Last week I was working on a distant line in my tree that centered around a notable figure, Rowland Taylor. Now Rowland himself is an interesting man. He was born in Suffolk in 1510, growing up under the reign of Henry VIII who separated from Rome forming the Church of England (only so he could divorce his wife and marry another).
Rowland went into the Ministry and became quite a popular pastor who tended the poor and believed in strong family foundations. But when Henry VIII’s successor, son Edward died young, the crown ended up in the hands of Queen Mary who quickly reverted the country back to Catholicism.
Rowland Taylor being burnt at the stake, c.1555.
Refusing to convert, Rowland was charged with heresy and sent to prison, later to be sentenced to death by fire at the stake.
He was steadfast till the end, never once considering exile or denouncing Christianity, which would have saved his life. On the day he was led to the stake, even the Sheriff’s wept at the sight of him saying goodbye to his wife and children. In the Commons where his stake was placed, he took off his boots and outer clothes, giving them away to those who needed them. The whole town came out to support him and hear his last words, but nothing could be done to save him as the Queen’s guards soon lit the fire. Fortunately a friend of his used a halberd to strike him on the head as the flames crept up, ensuring a pain free death. Read the full post »
Posted by wheresshelly on June 1, 2013
Yesterday I decided to check out the latest newspapers that have been added to the Trove website - one of my favourite site’s for researching Australian Family History, to find a massive 54 newspapers have been added, mostly for New South Wales and Victoria but the sole newspaper added for Western Australia is one that I’ve always hoped to search through.
The Herald, which is a still a current day newspaper for Fremantle, is now available on Trove, thanks to the City of Fremantle Library, with editions from 1867-1886 currently available.
After a quick search I found a great article about a Great-Grand Uncle, Luke Tonkin, who allegedly had been involved in an assault on another man.
I was hoping to find something on my GGGreat Grandfather, John Foss Tonkin, but couldn’t find anything substantial, I’m hoping later editions will turn up something for him.
But for now I get to know Uncle Luke a little bit better…
Posted by wheresshelly on May 24, 2013
George Lockett, my Mum’s father, my Pop, was born in 1919 in Edmonton, England being the result of a short lived WWI tryst between his mother Eva-Rose, who was working as a nurse at a British Forces military camp, and an Australian Soldier, John (Jack) Scott. That story in itself is an interesting read!
Eva-Rose’s father made her put George up for adoption and a then childless couple adopted him before eventually moving to Australia under the Government Group Settlement Scheme.
He enlisted in World War II with the Australian Army in May 1940 and did initial training at Swanbourne Barracks
in Perth before being posted to Rottnest Island to dig trenches.
In late 1941 he headed to Darwin to protect Australia from the Japanese who were steadily heading south. George was listed as a Gunner with the 2nd Anti-Aircraft Battery, aka ‘The Ack-Ack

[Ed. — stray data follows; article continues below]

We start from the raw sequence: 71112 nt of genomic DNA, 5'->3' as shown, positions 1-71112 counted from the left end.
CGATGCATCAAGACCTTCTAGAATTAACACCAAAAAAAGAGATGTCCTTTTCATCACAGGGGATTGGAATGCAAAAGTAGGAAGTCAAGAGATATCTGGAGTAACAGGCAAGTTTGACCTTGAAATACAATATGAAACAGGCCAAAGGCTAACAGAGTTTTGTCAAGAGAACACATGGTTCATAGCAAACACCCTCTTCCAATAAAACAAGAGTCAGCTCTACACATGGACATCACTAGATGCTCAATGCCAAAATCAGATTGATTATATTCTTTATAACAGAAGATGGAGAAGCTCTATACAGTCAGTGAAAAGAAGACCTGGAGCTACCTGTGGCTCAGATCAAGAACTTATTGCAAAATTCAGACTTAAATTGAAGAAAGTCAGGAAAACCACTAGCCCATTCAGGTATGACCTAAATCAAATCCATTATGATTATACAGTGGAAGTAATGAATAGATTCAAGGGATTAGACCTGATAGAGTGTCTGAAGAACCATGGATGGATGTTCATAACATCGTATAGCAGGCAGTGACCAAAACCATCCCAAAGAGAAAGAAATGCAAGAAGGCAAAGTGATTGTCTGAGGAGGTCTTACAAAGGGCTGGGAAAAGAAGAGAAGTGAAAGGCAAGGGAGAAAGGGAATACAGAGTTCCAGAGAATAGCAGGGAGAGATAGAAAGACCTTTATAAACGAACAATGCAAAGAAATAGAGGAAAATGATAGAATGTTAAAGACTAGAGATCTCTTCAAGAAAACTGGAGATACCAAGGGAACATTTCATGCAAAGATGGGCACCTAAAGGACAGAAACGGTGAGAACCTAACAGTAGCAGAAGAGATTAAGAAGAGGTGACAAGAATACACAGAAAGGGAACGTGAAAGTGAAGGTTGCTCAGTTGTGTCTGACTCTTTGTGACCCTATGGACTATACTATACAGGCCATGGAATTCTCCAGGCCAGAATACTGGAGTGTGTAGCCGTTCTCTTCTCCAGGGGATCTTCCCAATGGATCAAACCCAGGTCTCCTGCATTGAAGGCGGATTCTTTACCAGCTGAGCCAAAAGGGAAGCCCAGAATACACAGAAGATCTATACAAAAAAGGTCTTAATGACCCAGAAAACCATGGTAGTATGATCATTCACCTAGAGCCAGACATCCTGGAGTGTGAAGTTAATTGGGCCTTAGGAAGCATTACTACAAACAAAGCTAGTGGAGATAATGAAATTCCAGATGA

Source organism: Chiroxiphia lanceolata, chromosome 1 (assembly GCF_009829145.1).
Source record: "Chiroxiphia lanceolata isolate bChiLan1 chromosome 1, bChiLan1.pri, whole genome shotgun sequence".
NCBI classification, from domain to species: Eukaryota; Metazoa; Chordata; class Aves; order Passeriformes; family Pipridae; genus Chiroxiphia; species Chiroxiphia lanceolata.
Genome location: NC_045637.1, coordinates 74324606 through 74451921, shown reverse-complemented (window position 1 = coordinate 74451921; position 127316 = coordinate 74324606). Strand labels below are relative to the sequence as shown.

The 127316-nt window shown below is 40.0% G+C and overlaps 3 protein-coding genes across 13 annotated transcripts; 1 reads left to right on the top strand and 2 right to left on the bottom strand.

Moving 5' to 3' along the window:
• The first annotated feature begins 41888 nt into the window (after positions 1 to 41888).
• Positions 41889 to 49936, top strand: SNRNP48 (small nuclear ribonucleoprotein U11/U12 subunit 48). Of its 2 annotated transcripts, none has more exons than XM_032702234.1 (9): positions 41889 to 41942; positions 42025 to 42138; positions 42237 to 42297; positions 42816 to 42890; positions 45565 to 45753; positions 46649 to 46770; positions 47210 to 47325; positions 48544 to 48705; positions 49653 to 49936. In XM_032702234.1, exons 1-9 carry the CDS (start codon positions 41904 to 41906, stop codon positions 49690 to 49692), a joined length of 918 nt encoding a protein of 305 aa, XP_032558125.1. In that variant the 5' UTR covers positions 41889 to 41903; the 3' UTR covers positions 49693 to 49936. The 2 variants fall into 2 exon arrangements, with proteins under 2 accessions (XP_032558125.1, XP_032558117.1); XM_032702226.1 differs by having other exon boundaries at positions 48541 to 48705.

‘ who had the job of shooting at the Japanese planes from giant guns positioned in the ground. Read the full post »
Posted by wheresshelly on April 25, 2013
The 25th April is pretty significant in Australia and across the water to our brothers, New Zealand. If you’re not from these parts you may wonder about all this ‘Lest We Forget’ stuff bombarding your social feeds.
Today is ANZAC Day. (Australian & New Zealand Army Corps), ANZAC was initially the name given to any soldier who served under these countries in World War 1, but later encompassed any soldier who fought in any conflict under these nations flags.
The date marks the day that ANZAC forces stormed the beaches of Gallipoli in Turkey, their first major battle in World War 1.
There were over 35,000 ANZACs wounded with over 11,000 of those, killed in action.
Keeping in mind that Australia had only come together as a federation only 14 years earlier, it is said that the country’s true psychological independence and patriotism was achieved through this baptism of fire at Gallipoli.
This post commemorates the Morton brothers; my Great-Grandfather Wilfred and two Great Grand-Uncles. All three enlisted in World War 1, fighting in separate divisions but all in Field Ambulance units. The FA was a highly mobile unit whose role was the rapid collection of the sick and wounded, the rendering of essential first aid treatment to casualties, their preparation and classification for further disposal and completion of documentation. They had no surgical capacity and in many dangerous situations their only main protection was a Red Cross on their arm, donkey or truck.
These are their stories… Read the full post »
Posted by wheresshelly on April 25, 2013
It’s one thing to wonder where you got your nose or eyes from and it’s pretty amazing seeing them in 100 year old photos of ancestors, but have you ever wondered where all these body parts originated?
Is my dark hair from the Italian side or is it Black Scotch?
I’ve always wondered where my dark hair and light olive skin came from. At first I thought it was the Italian in me, but my mother has the same colouring’s and from what we knew there was no mediterranean blood on her side.
With the recent discoveries I can confirm this and have come to the conclusion that it must be Black Scotch, but it made me wonder just how much of me is English, Scottish, Italian etc, so I applied a little bit of maths to figure this out in percentages.